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Key role of myosin light chain (MLC) kinase-mediated MLC2a phosphorylation in the α1-adrenergic positive inotropic effect in human atrium

Michael Grimm, Pascal Haas, Birthe Willipinski-Stapelfeldt, Wolfram-Hubertus Zimmermann, Thomas Rau, Klaus Pantel, Michael Weyand, Thomas Eschenhagen
DOI: http://dx.doi.org/10.1016/j.cardiores.2004.09.019 211-220 First published online: 1 January 2005


Objective: Mechanisms of the positive inotropic response to α1-adrenergic stimulation in the heart remain poorly understood, but recent evidence in rat papillary muscle suggests an important role of regulatory myosin light chain (MLC2) phosphorylation. This study investigated α1-adrenergic contractile effects and the role of MLC kinase (MLCK)-dependent phosphorylation of MLC2 in human atrial muscle strips.

Methods: Force measurement was performed on electrically stimulated atrial muscle strips (n=140; 20 hearts) in the presence of the beta-blocker nadolol. MLC2a phosphorylation was determined by 2D-polyacrylamide gel electrophoresis and Western blotting of muscle strips that were immediately freeze-clamped following force measurements.

Results: The α1-agonist phenylephrine (PE; 0.3–100 μM) exerted a concentration-dependent, monophasic, sustained positive inotropic effect (86% above basal) that was accompanied by an 80% increase in MLC2a phosphorylation. Desinhibition of MLC phosphatase by the Rho kinase inhibitor Y-27632 (10 μM) reduced the effect of PE by 16%. The MLCK inhibitor wortmannin (10 μM) completely abolished both the PE-induced increase in force and MLC2a phosphorylation. The structurally unrelated MLCK inhibitor ML-7 (10 μM) had similar effects. Neither Y-27632 nor wortmannin or ML-7 affected β-adrenergic force stimulation. In contrast to our findings in atrial muscle strips, we observed no increase in MLC2v phosphorylation after PE in human ventricular muscle strips and wortmannin failed to inhibit PE-induced force of contraction.

Conclusion: α1-Adrenergic receptors mediate a prominent increase in contractile force in human atria that depends on MLCK activity and is accompanied by an increase in MLC2 phosphorylation.

  • Myosin light chain kinase
  • Wortmannin
  • Calcium sensitivity
  • Cardiac contractility
  • Human heart

1. Introduction

Intact cardiovascular function depends on adaptive changes of cardiac contraction and relaxation to meet the changing needs of the body. The most important regulatory inputs to the heart are brought along by the sympathetic nervous system and are mediated by β-adrenergic and α1-adrenergic receptors. In contrast to β-adrenergic effects, the α1-adrenergic responses are cAMP-independent. The α1-adrenergic signal transduction involves activation of the heterotrimeric Gq protein and phospholipase Cβ which in turn generates the second messengers IP3 and DAG, a signaling pathway that is shared by endothelin and angiotensin II. Recent evidence from a large clinical trial [1] and experiments with α1A/C double knockout mice [2] suggests that functioning α1-adrenoceptor signaling may be more critical for the maintenance of normal heart function than previously thought. Both the role and the exact mechanism of inotropic effects induced by α1-adrenoceptor activation are still controversial [3]. It has recently been proposed that the inotropic effect of α1-adrenergic stimulation in rat papillary muscles and in human ventricular myocardium depends on MLCK-mediated myosin light chain phosphorylation [4]. This view is supported by evidence that stimulation with the Gq-coupled receptor agonists phenylephrine [5], endothelin [6], or angiotensin II [5] leads to increases in cardiac MLC2 phosphorylation. Others had reported either no change in ventricular MLC2v phosphorylation following α1-adrenergic stimulation [7] or only moderate changes in MLC2v phosphorylation induced by treadmill exercise [8]. Thus, the importance of this pathway for acute inotropic effects remains equivocal. Examination of the physiological role of MLC2 phosphorylation in the heart by a transgenic approach in mice showed that phosphorylation of MLC2 may be critical for cardiac function [9]. Interestingly, the effects on atrial compartments were much more profound than the effects on the ventricles, suggesting a more important role of this regulatory pathway in atria than in ventricles. In line with this reasoning is the fact that the α1-adrenoceptor mediated positive inotropic effect in various species, including man, is much more pronounced in atria than in ventricle [10]. Thus, we hypothesized that the question whether or not MLCK and MLC2 phosphorylation are critical for the α1-adrenergic positive inotropic effect can be best studied in human atrium. Human ventricular muscles were studied for comparison. By using new phospho-specific MLC2 antibodies, we show that the acute positive inotropic effect of α1-adrenoceptor stimulation in human atria is accompanied by a robust increase in MLC2 phosphorylation that is MLCK-dependent and modulated by MLC phosphatase activity.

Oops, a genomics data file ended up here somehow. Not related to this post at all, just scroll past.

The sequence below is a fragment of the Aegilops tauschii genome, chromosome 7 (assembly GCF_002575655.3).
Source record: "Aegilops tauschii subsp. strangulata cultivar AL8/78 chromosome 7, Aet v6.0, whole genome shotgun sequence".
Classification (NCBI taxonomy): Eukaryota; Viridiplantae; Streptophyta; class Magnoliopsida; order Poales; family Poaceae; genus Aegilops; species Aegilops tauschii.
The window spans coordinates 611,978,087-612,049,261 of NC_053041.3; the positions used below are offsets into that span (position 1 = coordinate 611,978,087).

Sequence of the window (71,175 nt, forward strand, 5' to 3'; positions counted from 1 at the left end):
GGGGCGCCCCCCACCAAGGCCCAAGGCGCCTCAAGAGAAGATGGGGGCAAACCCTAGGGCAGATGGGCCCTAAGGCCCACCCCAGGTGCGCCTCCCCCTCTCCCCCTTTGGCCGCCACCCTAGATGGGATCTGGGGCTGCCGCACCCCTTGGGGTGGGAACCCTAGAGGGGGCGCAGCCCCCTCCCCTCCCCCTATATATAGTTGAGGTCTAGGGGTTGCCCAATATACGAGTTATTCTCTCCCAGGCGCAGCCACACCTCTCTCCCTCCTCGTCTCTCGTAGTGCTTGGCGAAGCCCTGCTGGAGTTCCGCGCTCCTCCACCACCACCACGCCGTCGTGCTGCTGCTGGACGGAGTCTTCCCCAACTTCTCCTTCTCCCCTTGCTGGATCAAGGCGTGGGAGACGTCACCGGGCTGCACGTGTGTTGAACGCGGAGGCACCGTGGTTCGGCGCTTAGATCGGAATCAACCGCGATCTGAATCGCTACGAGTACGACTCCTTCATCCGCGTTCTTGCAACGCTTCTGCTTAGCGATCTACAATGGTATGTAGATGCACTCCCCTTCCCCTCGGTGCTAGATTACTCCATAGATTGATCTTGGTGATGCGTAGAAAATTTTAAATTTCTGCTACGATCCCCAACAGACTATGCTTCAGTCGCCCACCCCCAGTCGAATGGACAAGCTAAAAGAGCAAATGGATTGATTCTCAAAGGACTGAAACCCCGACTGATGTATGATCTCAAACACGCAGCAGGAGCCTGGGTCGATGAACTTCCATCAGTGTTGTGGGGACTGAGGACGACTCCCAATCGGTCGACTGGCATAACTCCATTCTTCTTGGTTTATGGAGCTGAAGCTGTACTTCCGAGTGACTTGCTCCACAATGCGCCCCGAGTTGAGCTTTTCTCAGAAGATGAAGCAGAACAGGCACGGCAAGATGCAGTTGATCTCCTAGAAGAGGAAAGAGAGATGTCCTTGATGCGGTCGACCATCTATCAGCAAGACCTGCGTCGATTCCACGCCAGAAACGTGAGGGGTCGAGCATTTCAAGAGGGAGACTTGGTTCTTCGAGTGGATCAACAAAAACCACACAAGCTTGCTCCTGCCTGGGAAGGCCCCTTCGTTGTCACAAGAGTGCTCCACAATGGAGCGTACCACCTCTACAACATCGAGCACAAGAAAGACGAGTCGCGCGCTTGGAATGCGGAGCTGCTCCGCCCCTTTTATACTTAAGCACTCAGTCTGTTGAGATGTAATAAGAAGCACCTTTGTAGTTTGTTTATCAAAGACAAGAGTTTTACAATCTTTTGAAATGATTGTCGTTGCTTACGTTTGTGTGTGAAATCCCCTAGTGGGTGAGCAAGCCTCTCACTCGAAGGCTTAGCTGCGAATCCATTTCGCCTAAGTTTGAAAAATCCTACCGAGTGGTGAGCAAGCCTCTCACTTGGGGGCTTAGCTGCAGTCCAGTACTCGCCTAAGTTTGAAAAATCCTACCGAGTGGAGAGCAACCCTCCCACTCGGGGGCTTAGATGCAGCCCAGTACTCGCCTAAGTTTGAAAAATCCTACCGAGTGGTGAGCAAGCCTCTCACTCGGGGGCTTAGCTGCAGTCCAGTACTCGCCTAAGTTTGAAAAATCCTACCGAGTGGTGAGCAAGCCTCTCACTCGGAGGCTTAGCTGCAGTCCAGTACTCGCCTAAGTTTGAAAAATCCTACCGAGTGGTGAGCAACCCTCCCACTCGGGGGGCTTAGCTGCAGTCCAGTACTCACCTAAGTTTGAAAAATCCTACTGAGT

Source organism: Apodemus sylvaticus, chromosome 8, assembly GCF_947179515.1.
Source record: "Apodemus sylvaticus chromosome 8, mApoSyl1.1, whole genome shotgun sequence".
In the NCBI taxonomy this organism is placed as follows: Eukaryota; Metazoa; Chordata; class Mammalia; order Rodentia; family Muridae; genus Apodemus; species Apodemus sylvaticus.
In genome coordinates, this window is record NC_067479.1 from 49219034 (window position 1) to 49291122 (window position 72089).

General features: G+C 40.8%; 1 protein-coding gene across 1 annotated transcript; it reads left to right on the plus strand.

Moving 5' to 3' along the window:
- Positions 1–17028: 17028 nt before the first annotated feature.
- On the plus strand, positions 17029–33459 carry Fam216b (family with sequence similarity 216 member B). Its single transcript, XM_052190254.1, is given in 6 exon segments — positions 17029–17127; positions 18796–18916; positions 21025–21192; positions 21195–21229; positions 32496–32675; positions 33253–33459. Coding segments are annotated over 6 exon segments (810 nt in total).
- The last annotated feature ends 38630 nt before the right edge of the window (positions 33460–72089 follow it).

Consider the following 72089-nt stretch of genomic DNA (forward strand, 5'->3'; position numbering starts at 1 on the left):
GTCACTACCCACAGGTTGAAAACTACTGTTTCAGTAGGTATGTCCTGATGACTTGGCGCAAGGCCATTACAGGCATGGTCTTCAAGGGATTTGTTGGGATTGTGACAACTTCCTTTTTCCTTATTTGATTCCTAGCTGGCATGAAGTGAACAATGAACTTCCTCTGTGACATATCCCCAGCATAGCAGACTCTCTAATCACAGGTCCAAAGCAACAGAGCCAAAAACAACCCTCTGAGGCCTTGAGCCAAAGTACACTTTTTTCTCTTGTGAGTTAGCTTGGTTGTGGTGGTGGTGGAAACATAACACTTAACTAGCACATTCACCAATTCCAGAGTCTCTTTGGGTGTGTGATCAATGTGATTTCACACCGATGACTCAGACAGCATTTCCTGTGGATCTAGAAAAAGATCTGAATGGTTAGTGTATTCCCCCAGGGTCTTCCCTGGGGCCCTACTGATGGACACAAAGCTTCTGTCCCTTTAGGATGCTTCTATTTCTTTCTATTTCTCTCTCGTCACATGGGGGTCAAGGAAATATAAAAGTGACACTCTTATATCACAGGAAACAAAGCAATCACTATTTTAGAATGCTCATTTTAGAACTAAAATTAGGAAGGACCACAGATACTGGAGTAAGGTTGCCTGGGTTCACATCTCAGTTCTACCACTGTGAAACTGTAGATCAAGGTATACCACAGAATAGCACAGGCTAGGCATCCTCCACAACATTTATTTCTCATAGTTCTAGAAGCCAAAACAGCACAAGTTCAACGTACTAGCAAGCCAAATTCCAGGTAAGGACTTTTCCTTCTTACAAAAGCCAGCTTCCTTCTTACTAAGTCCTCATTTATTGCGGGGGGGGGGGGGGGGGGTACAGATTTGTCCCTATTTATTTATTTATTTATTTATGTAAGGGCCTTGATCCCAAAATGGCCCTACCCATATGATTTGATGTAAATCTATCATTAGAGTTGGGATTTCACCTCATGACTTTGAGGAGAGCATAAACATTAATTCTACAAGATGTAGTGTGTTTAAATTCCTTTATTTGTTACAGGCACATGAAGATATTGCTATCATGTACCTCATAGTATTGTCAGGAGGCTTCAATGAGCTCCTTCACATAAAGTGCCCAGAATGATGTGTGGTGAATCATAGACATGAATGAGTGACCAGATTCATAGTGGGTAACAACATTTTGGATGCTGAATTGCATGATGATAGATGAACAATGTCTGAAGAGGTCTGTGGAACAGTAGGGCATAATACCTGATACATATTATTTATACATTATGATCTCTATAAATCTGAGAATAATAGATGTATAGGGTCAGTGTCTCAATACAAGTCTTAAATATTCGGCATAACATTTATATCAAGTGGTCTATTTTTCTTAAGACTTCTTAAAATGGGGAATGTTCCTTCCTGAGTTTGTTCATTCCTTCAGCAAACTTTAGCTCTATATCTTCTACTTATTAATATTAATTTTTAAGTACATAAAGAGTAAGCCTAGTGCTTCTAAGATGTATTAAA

2. Material and methods

The protocol of the study was approved by the Ethics Committee of the University of Erlangen (30.11.00, no. 2308), and the investigation conforms with the principles outlined in the Declaration of Helsinki.

2.1. Reagents

All standard reagents, if not otherwise stated, were obtained from Sigma. Wortmannin and ML-7 were supplied by Alexis Biochemicals. Antisera against phosphorylated MLC2 (anti-muRLCP, anti-huRLCP) and against MLC2a were kindly provided by N. Epstein (Bethesda, MD) and P. Doevendans (Utrecht, The Netherlands), respectively. The monoclonal antibody against MLC2v (anti-MLC20k) was purchased from Sigma. Yoshitomi Pharmaceutical Industries (Osaka, Japan) provided the Rho kinase inhibitor Y-27632.